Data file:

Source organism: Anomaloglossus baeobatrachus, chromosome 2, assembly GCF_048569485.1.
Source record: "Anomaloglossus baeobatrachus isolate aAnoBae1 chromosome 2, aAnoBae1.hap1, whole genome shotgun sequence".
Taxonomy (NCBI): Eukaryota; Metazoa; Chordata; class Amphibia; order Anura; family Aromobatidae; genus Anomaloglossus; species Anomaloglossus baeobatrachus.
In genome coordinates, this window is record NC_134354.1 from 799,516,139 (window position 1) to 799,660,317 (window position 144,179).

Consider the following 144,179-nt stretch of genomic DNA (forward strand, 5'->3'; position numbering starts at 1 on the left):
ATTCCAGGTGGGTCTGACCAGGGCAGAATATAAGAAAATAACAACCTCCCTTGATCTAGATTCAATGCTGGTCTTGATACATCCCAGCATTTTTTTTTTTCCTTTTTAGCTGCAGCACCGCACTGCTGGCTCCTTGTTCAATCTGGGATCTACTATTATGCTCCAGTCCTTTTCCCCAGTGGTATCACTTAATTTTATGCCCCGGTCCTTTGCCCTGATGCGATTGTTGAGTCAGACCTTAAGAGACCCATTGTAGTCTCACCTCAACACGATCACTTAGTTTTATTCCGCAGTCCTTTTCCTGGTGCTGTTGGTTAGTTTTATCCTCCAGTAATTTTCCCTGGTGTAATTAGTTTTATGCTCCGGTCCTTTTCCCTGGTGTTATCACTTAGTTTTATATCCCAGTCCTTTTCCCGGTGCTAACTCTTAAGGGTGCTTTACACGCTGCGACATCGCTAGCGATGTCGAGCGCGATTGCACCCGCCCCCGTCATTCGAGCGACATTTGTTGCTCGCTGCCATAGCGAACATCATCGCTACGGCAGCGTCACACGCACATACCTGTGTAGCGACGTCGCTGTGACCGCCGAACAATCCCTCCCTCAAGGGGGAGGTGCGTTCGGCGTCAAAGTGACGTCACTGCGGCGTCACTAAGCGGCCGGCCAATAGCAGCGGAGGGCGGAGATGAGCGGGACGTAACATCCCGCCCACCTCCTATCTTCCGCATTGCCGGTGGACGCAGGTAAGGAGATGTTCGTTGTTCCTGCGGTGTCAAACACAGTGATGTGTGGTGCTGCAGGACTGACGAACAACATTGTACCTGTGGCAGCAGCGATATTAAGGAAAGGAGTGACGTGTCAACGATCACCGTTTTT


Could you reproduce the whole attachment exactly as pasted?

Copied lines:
Source organism: Anomaloglossus baeobatrachus, chromosome 2, assembly GCF_048569485.1.
Source record: "Anomaloglossus baeobatrachus isolate aAnoBae1 chromosome 2, aAnoBae1.hap1, whole genome shotgun sequence".
Taxonomy (NCBI): Eukaryota; Metazoa; Chordata; class Amphibia; order Anura; family Aromobatidae; genus Anomaloglossus; species Anomaloglossus baeobatrachus.
In genome coordinates, this window is record NC_134354.1 from 799,516,139 (window position 1) to 799,660,317 (window position 144,179).

Consider the following 144,179-nt stretch of genomic DNA (forward strand, 5'->3'; position numbering starts at 1 on the left):
ATTCCAGGTGGGTCTGACCAGGGCAGAATATAAGAAAATAACAACCTCCCTTGATCTAGATTCAATGCTGGTCTTGATACATCCCAGCATTTTTTTTTTTCCTTTTTAGCTGCAGCACCGCACTGCTGGCTCCTTGTTCAATCTGGGATCTACTATTATGCTCCAGTCCTTTTCCCCAGTGGTATCACTTAATTTTATGCCCCGGTCCTTTGCCCTGATGCGATTGTTGAGTCAGACCTTAAGAGACCCATTGTAGTCTCACCTCAACACGATCACTTAGTTTTATTCCGCAGTCCTTTTCCTGGTGCTGTTGGTTAGTTTTATCCTCCAGTAATTTTCCCTGGTGTAATTAGTTTTATGCTCCGGTCCTTTTCCCTGGTGTTATCACTTAGTTTTATATCCCAGTCCTTTTCCCGGTGCTAACTCTTAAGGGTGCTTTACACGCTGCGACATCGCTAGCGATGTCGAGCGCGATTGCACCCGCCCCCGTCATTCGAGCGACATTTGTTGCTCGCTGCCATAGCGAACATCATCGCTACGGCAGCGTCACACGCACATACCTGTGTAGCGACGTCGCTGTGACCGCCGAACAATCCCTCCCTCAAGGGGGAGGTGCGTTCGGCGTCAAAGTGACGTCACTGCGGCGTCACTAAGCGGCCGGCCAATAGCAGCGGAGGGCGGAGATGAGCGGGACGTAACATCCCGCCCACCTCCTATCTTCCGCATTGCCGGTGGACGCAGGTAAGGAGATGTTCGTTGTTCCTGCGGTGTCAAACACAGTGATGTGTGGTGCTGCAGGACTGACGAACAACATTGTACCTGTGGCAGCAGCGATATTAAGGAAAGGAGTGACGTGTCAACGATCACCGTTTTT